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Title:Measurement of the cellular oxidative potential and cytotoxicity of ambient pm2.5 – an assessment of toxic pm2.5 chemical components and their sources in the midwest US
Author(s):Wang, Yixiang
Director of Research:Verma, Vishal
Doctoral Committee Chair(s):Verma, Vishal
Doctoral Committee Member(s):Plewa, Michael; Riemer, Nicole; Nguyen, Thanh Huong
Department / Program:Civil & Environmental Eng
Discipline:Environ Engr in Civil Engr
Degree Granting Institution:University of Illinois at Urbana-Champaign
Degree:Ph.D.
Genre:Dissertation
Subject(s):Cytotoxicity, Chinese hamster ovary (CHO) cells, Oxidative Potential, Reactive oxygen species (ROS) generation, Dithiothreitol, Interactions, Macrophage, Midwest
Abstract:Ambient fine particulate matter (particles smaller than 2.5 µm in size or PM2.5 ) is the 4th leading risk factor for global mortality. PM2.5 has a unique toxic mechanism that utilizes both cellular antioxidants and reductants to catalyze the generation of reactive oxygen species (ROS). Excessive accumulation of ROS in the biological system might lead to cellular damage and even apoptosis. The capability to create this imbalance of ROS accumulation in the biological system is called PM2.5 oxidative potential (OP). There are both cellular and acellular methods to measure the OP of ambient PM2.5 . However, despite a commonly wide application of these assays in PM2.5 studies, there are two major questions still unanswered: 1. What is the biological relevance of chemical methods to measure the OP, and 2. What are the chemical components driving the response of both cellular and acellular OP. This dissertation aims to address some of these questions for the associations among PM 2.5 OP, cytotoxicity, and PM2.5 components. The biological relevance of PM2.5 chemical OP assays hasn’t been well established. The first research objective in this dissertation is to link chemical OP assays with cytotoxicity. PM2.5 samples were collected from an urban site in Champaign, IL. The cytotoxicity was assessed by a Chinese hamster ovary (CHO) cells cytotoxicity assay. The PM2.5 OP was measured by three acellular OP assays. The carbonaceous components and concentration of metals in the water-soluble PM2.5 were also determined. Correlation analysis among the PM2.5 OP, cytotoxicity and chemical composition was conducted. All three endpoints in the OP assays correlated significantly with cytotoxicity. The chemical OP assays that measure the •OH generation had the best association with the cytotoxicity. This should be attributed to their capability of capturing the synergistic interactions among organic compounds (i.e., water-soluble organic carbon (WSOC)) and metals (Fe and Cu). To further confirm the interaction of metals (Cu, Fe, and Mn) and organic compounds in cytotoxicity, these two components in different concentration ratios were mixed to expose the cells, and the cytotoxicity results were used to calculate the mixture toxicity index (MTI). MTI is a composite value to quantify the nature of interactions. This study suggested that at environmentally relevant concentrations ratios, the interactions between metals and organic compounds were mostly synergistic. To better understand the PM2.5 OP on a larger spatiotemporal scale, PM2.5 samples from three sites in Illinois (Bondville, Chicago, and Champaign), one site in Indiana (Indianapolis) and one site in Missouri (St. Louis) were collected for a period of one year. A rat alveolar macrophage cell line was employed to measure PM2.5 cellular OP. All sampling sites showed an almost identical seasonal pattern with highest OP levels in summer. Interestingly, the yearly average PM2.5 cellular OP at the rural site (Bondville) was at comparable level to other urban sites. We also measured the concentration of various PM2.5 components to serve as the markers for source apportionment analysis. Results indicate a very different profile of the emission sources for their contribution in PM2.5 mass vs. cellular OP. At the rural site, agricultural activities contributed to more than half of the PM2.5 cellular OP, while in the urban areas, PM2.5 cellular OP was mostly dominated by secondary aerosols. Among the measured components, WSOC and Fe had the strongest correlations with the PM2.5 cellular OP. To further investigate their roles in contributing to PM2.5 cellular OP, water-soluble PM2.5 was separated into metallic and organic fractions. The cellular OP of each fraction was tested by the macrophage assay. The results suggested that most of the PM2.5 cellular OP is driven by water-soluble Fe. Although organic compounds didn’t contribute directly to cellular OP, they enhanced the solubility of Fe through complexation and thus play an important role in the cellular OP. Overall, our results demonstrate a complex interaction among various PM components, particularly organic compounds and metals to originate the oxidative stress and toxicity caused by ambient particles. The chemical methods of OP measurement which are able to incorporate these interactions seem to be more biologically relevant than others.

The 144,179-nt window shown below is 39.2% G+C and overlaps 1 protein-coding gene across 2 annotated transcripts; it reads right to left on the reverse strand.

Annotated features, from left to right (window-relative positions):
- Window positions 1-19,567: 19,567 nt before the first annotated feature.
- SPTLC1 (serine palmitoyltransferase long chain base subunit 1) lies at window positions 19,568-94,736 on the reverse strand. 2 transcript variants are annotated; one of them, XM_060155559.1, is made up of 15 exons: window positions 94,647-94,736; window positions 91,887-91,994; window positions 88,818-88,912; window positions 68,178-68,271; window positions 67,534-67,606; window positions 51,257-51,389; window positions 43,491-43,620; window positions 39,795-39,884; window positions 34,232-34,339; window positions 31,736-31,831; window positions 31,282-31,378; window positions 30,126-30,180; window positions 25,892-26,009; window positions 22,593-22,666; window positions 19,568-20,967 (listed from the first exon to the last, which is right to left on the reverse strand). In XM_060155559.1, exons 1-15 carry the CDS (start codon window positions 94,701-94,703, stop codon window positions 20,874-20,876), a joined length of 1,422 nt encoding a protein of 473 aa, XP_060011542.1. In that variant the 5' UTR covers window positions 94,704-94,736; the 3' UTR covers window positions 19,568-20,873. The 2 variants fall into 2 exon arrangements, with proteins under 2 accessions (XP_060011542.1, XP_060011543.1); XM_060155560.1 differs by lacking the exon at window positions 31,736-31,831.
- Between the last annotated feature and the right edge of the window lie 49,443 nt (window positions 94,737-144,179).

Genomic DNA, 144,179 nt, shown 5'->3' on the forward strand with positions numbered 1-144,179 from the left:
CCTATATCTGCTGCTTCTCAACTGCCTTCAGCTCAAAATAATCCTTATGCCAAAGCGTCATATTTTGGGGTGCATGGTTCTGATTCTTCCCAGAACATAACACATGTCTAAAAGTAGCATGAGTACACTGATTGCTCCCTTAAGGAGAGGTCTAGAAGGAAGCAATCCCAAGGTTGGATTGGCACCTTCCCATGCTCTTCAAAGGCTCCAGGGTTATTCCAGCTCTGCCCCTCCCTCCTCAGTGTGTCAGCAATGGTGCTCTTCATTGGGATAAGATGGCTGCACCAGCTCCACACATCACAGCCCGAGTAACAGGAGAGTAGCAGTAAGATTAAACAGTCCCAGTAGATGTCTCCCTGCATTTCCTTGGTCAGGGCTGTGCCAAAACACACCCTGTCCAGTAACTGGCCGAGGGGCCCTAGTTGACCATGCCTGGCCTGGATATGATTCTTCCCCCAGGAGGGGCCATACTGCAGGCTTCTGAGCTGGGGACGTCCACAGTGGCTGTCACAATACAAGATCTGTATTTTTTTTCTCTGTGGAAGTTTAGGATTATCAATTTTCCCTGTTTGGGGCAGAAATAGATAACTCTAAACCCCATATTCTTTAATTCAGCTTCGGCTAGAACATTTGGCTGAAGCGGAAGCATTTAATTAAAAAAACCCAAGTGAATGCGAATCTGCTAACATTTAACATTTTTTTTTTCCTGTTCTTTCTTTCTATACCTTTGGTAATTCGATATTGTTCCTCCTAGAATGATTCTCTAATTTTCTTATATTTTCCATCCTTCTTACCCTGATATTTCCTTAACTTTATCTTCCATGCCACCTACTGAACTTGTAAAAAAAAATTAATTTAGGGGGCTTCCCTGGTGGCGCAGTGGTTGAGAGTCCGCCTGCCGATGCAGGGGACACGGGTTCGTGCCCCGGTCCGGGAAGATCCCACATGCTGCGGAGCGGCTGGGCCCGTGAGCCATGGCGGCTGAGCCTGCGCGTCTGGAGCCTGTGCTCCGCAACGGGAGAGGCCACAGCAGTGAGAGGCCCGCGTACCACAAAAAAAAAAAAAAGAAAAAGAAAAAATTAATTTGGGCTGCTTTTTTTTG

Issue Date:2021-07-13
Type:Thesis
URI:http://hdl.handle.net/2142/113294
Rights Information:Copyright 2021 Yixiang Wang
Date Available in IDEALS:2022-01-12
Date Deposited:2021-08


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